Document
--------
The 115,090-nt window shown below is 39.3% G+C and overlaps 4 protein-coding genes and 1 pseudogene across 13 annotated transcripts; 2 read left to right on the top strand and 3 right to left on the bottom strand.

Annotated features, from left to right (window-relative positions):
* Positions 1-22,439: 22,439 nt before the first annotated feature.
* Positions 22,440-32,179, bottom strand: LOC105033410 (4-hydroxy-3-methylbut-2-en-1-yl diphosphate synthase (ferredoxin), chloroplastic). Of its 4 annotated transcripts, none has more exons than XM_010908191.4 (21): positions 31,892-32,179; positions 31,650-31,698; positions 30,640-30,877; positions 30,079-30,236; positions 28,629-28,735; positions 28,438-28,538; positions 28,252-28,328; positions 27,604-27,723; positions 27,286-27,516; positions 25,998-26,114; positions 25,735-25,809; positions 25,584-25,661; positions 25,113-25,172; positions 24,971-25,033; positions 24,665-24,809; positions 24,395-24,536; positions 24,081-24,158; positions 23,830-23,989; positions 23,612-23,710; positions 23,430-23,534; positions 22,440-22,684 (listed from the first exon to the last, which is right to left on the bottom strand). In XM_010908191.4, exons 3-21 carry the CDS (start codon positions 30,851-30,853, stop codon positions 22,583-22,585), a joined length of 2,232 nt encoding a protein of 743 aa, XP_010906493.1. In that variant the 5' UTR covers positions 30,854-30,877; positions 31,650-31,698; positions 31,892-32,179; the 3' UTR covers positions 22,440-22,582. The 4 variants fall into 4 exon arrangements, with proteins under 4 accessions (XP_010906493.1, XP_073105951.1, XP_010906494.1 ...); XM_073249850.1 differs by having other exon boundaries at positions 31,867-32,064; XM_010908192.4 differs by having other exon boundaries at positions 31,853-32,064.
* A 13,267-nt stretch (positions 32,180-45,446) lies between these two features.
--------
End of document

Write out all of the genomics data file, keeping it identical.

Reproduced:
The 115,090-nt window shown below is 39.3% G+C and overlaps 4 protein-coding genes and 1 pseudogene across 13 annotated transcripts; 2 read left to right on the top strand and 3 right to left on the bottom strand.

Annotated features, from left to right (window-relative positions):
* Positions 1-22,439: 22,439 nt before the first annotated feature.
* Positions 22,440-32,179, bottom strand: LOC105033410 (4-hydroxy-3-methylbut-2-en-1-yl diphosphate synthase (ferredoxin), chloroplastic). Of its 4 annotated transcripts, none has more exons than XM_010908191.4 (21): positions 31,892-32,179; positions 31,650-31,698; positions 30,640-30,877; positions 30,079-30,236; positions 28,629-28,735; positions 28,438-28,538; positions 28,252-28,328; positions 27,604-27,723; positions 27,286-27,516; positions 25,998-26,114; positions 25,735-25,809; positions 25,584-25,661; positions 25,113-25,172; positions 24,971-25,033; positions 24,665-24,809; positions 24,395-24,536; positions 24,081-24,158; positions 23,830-23,989; positions 23,612-23,710; positions 23,430-23,534; positions 22,440-22,684 (listed from the first exon to the last, which is right to left on the bottom strand). In XM_010908191.4, exons 3-21 carry the CDS (start codon positions 30,851-30,853, stop codon positions 22,583-22,585), a joined length of 2,232 nt encoding a protein of 743 aa, XP_010906493.1. In that variant the 5' UTR covers positions 30,854-30,877; positions 31,650-31,698; positions 31,892-32,179; the 3' UTR covers positions 22,440-22,582. The 4 variants fall into 4 exon arrangements, with proteins under 4 accessions (XP_010906493.1, XP_073105951.1, XP_010906494.1 ...); XM_073249850.1 differs by having other exon boundaries at positions 31,867-32,064; XM_010908192.4 differs by having other exon boundaries at positions 31,853-32,064.
* A 13,267-nt stretch (positions 32,180-45,446) lies between these two features.